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How Should You Change Your Media Relations Approach in the New Journalism Landscape?

In 2020, there are fewer media outlets than ever and seemingly higher standards for stories, so it isn’t a secret that getting media coverage was already becoming more difficult before the pandemic. As you plan year-end communication strategies in this unprecedented year, how do you know what to change about your media relations approach when virtually everything has changed in the media landscape?

The short answer is: You ask journalists. MediaSource, the communications and PR firm I’ve run for more than 20 years, conducted a national survey of journalists to understand the new media environment and what that means to communicators seeking media coverage.

Find out what journalists want today.

I’m presenting our full findings during a PRSA Case in Point on Aug. 25 with UCLA Executive Director of Communications Judy Fortin and New York Times reporter Anahad O’Connor.

We will reveal the following information from the survey:

  • How 2020 has changed newsrooms across America
  • Ways in which the news-gathering process has changed and what changes might be permanent
  • How open journalists are to receiving pitches from communicators about topics unrelated to COVID-19
  • The tangible things that communicators can do to help journalists with the diversity, inclusion and equity initiatives in their newsroom and in their news reporting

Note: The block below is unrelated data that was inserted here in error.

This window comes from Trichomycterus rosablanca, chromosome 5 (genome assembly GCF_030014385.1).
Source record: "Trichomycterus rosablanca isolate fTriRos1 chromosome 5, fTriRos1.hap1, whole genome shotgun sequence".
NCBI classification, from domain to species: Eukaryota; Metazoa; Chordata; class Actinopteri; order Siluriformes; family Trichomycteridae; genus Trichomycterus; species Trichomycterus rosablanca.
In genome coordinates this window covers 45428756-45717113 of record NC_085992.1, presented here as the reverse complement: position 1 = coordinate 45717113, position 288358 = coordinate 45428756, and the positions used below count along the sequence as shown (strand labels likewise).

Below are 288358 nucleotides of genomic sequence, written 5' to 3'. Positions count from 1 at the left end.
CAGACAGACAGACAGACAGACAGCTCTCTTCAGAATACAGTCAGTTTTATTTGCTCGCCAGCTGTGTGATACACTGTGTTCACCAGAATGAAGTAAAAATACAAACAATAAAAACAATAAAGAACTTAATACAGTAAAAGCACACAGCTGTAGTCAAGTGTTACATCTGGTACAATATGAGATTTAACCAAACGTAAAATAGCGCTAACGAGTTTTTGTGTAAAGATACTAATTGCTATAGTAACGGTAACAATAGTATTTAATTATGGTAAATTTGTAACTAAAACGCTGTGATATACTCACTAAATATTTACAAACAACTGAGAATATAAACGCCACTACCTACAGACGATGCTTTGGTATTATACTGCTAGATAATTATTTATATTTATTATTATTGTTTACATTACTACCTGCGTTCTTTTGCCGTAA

Use compassion.

When interacting with journalists in today’s landscape, don’t forget that the people who are reporting the news are also experiencing the same challenges you are facing.

“It’s been a whirlwind for me as it has for a lot of people,” said O’Connor. “Life today is very different than it was a year ago, whether that’s work or just everyday life, family life. Just the city I live in, I’m based in San Francisco, is a very different world. So we’re just adapting.”

Pitch a story and not your spokesperson.

Regardless of the topic you’re pitching, O’Connor says it’s important to pitch a journalist an actual story and not simply a person such as your spokesperson or expert.

“Let’s say you have a PR person who has a client. I think they really need to examine what it is that makes that person’s story unique and really focus on highlighting that to the journalist,” he says. “I get a lot of pitches emailed to me saying, ‘Oh, I have this client who runs a company. Or [I have] a client who is the CEO of a hospital or published this study. Would you like to speak to them because this is in the health area and you write about health?’ And it’s just so general and so broad. You have to lead with what’s different, what’s unique about this.”

The full white paper with the survey findings is now available at this link.


Lisa Arledge Powell is president of MediaSource, an award-winning communications agency that specializes in video production, public relations, social media and strategic insights, constantly securing national exposure for major brands. Connect with her on Twitter: @LisaArledge

Photo credit: foto yakov

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Lisa Arledge Powell

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